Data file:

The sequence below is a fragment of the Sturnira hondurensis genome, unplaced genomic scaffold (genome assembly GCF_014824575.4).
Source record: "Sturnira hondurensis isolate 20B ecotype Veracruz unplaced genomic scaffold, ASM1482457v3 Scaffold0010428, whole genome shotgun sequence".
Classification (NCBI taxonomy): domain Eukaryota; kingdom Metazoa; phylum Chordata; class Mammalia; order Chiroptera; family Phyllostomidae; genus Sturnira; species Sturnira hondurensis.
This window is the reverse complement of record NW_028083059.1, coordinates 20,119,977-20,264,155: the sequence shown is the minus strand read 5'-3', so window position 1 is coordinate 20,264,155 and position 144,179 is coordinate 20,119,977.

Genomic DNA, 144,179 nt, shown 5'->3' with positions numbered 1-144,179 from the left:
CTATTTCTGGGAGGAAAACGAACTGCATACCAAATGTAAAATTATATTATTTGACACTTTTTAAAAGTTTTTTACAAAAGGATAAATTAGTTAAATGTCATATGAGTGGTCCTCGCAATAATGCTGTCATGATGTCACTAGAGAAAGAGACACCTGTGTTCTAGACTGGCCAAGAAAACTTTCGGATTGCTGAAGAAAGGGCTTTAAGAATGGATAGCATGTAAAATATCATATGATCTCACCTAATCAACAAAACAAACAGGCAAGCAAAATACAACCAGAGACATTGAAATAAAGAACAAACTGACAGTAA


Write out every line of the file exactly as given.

The sequence below is a fragment of the Sturnira hondurensis genome, unplaced genomic scaffold (genome assembly GCF_014824575.4).
Source record: "Sturnira hondurensis isolate 20B ecotype Veracruz unplaced genomic scaffold, ASM1482457v3 Scaffold0010428, whole genome shotgun sequence".
Classification (NCBI taxonomy): domain Eukaryota; kingdom Metazoa; phylum Chordata; class Mammalia; order Chiroptera; family Phyllostomidae; genus Sturnira; species Sturnira hondurensis.
This window is the reverse complement of record NW_028083059.1, coordinates 20,119,977-20,264,155: the sequence shown is the minus strand read 5'-3', so window position 1 is coordinate 20,264,155 and position 144,179 is coordinate 20,119,977.

Genomic DNA, 144,179 nt, shown 5'->3' with positions numbered 1-144,179 from the left:
CTATTTCTGGGAGGAAAACGAACTGCATACCAAATGTAAAATTATATTATTTGACACTTTTTAAAAGTTTTTTACAAAAGGATAAATTAGTTAAATGTCATATGAGTGGTCCTCGCAATAATGCTGTCATGATGTCACTAGAGAAAGAGACACCTGTGTTCTAGACTGGCCAAGAAAACTTTCGGATTGCTGAAGAAAGGGCTTTAAGAATGGATAGCATGTAAAATATCATATGATCTCACCTAATCAACAAAACAAACAGGCAAGCAAAATACAACCAGAGACATTGAAATAAAGAACAAACTGACAGTAA